Two extraordinary events are underway in February in science and technology, the first in quantum physics and the other in computer security. The Large Hadron Collider at CERN will be brought back online next month to face its next challenge, to seek evidence confirming the validity of extensions to the Standard Model of physics in general, and the ominously-named ‘dark matter’, in particular.
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In 2012, the LHC helped to find evidence of the Higgs boson, the particle that is thought to explain how other particles get their mass. The discovery vindicated theoretical calculations made decades ago, and bolstered the Standard Model, the current framework of particle physics.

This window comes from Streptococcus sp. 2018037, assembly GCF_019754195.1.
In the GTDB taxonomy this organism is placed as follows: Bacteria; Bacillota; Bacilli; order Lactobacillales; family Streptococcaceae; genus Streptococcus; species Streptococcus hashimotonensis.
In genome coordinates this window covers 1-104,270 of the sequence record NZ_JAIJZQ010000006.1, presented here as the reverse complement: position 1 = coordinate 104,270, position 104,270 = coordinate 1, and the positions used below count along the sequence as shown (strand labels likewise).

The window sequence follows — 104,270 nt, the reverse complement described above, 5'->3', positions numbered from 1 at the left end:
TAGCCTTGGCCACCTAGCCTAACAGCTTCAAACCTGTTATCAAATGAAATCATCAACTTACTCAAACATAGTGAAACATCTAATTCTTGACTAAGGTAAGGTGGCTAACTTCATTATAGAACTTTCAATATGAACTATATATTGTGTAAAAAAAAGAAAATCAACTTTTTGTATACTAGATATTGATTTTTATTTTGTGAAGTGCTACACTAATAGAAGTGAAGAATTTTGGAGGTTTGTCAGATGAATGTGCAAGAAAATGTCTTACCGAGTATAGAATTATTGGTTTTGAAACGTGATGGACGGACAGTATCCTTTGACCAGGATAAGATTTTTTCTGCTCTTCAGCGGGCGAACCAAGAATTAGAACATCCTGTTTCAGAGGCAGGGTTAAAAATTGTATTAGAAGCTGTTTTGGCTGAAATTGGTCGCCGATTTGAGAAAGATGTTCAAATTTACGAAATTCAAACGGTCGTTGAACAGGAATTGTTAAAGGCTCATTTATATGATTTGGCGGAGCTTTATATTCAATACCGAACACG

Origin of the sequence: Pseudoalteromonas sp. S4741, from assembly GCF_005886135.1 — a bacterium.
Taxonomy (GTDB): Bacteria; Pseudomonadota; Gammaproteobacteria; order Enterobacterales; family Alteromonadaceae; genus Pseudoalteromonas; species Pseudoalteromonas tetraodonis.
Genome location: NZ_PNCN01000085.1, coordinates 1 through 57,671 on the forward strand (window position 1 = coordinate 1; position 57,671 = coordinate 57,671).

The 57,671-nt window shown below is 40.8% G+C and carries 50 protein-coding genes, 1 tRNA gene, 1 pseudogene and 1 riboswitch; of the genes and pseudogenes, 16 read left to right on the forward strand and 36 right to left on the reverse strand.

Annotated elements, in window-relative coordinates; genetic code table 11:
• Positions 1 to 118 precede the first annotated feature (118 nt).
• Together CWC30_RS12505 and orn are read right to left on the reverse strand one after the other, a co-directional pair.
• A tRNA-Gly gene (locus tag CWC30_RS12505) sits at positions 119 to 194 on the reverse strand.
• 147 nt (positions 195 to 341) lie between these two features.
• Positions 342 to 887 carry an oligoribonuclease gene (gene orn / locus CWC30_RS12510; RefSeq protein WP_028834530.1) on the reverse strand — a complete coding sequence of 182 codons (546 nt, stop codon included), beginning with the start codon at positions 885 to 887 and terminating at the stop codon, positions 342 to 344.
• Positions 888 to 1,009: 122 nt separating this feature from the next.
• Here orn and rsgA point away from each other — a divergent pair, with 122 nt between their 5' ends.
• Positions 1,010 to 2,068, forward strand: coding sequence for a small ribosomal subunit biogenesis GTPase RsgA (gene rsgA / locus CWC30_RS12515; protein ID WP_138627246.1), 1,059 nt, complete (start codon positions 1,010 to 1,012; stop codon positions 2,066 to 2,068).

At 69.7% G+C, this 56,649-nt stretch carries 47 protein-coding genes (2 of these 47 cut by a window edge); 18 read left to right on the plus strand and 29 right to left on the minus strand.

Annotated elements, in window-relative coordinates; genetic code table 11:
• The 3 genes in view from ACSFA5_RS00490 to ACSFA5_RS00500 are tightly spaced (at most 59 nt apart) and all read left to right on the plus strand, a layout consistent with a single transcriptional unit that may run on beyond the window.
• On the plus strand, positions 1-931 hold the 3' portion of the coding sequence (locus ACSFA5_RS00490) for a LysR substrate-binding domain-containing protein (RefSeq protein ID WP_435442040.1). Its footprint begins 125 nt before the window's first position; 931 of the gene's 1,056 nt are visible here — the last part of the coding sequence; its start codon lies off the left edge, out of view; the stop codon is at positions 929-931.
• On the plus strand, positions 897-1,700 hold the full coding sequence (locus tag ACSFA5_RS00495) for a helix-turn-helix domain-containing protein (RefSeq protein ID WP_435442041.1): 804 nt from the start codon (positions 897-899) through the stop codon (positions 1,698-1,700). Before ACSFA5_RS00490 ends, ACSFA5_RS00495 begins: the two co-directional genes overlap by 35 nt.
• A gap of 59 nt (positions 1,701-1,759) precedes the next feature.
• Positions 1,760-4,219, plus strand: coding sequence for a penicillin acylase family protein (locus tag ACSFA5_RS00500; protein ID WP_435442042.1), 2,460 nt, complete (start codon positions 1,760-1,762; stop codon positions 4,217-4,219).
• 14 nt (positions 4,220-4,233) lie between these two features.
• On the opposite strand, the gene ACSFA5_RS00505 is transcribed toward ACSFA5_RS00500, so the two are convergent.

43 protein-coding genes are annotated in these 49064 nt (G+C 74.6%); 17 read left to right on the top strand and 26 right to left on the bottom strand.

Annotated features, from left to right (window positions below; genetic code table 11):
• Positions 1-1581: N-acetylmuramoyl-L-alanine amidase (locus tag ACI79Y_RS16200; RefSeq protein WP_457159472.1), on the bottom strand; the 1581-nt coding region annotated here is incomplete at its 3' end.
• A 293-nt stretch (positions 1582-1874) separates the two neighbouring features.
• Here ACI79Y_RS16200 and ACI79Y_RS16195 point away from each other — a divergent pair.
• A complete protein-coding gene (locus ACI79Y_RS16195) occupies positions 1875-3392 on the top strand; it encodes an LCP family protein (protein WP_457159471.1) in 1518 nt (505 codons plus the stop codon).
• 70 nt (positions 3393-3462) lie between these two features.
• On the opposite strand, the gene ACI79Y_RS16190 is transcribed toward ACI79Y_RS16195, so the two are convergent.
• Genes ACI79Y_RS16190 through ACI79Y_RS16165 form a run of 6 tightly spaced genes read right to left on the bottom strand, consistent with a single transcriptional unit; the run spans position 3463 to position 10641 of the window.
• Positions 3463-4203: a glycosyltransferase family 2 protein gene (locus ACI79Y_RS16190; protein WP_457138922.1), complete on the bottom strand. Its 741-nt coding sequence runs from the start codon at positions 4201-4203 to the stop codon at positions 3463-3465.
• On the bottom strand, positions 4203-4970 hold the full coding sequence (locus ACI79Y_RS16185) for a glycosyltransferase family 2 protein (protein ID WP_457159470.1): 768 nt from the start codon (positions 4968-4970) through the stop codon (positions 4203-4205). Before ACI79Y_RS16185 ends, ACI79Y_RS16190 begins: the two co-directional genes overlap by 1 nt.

When the LHC fires up again this year, it will reach energies of 13 trillion electron volts, with enough current to melt 1 ton of copper. This run is expected to last until 2018.
Experiments at the collider seek to unlock clues as to how the Universe came into existence by studying fundamental particles, the building blocks of all matter, and the forces that control them.
During its next run, researchers will look for evidence of “new physics”. They will probe ‘supersymmetry’ — a theoretical concept, seek explanations for enigmatic dark matter, and look for signs of extra dimensions.
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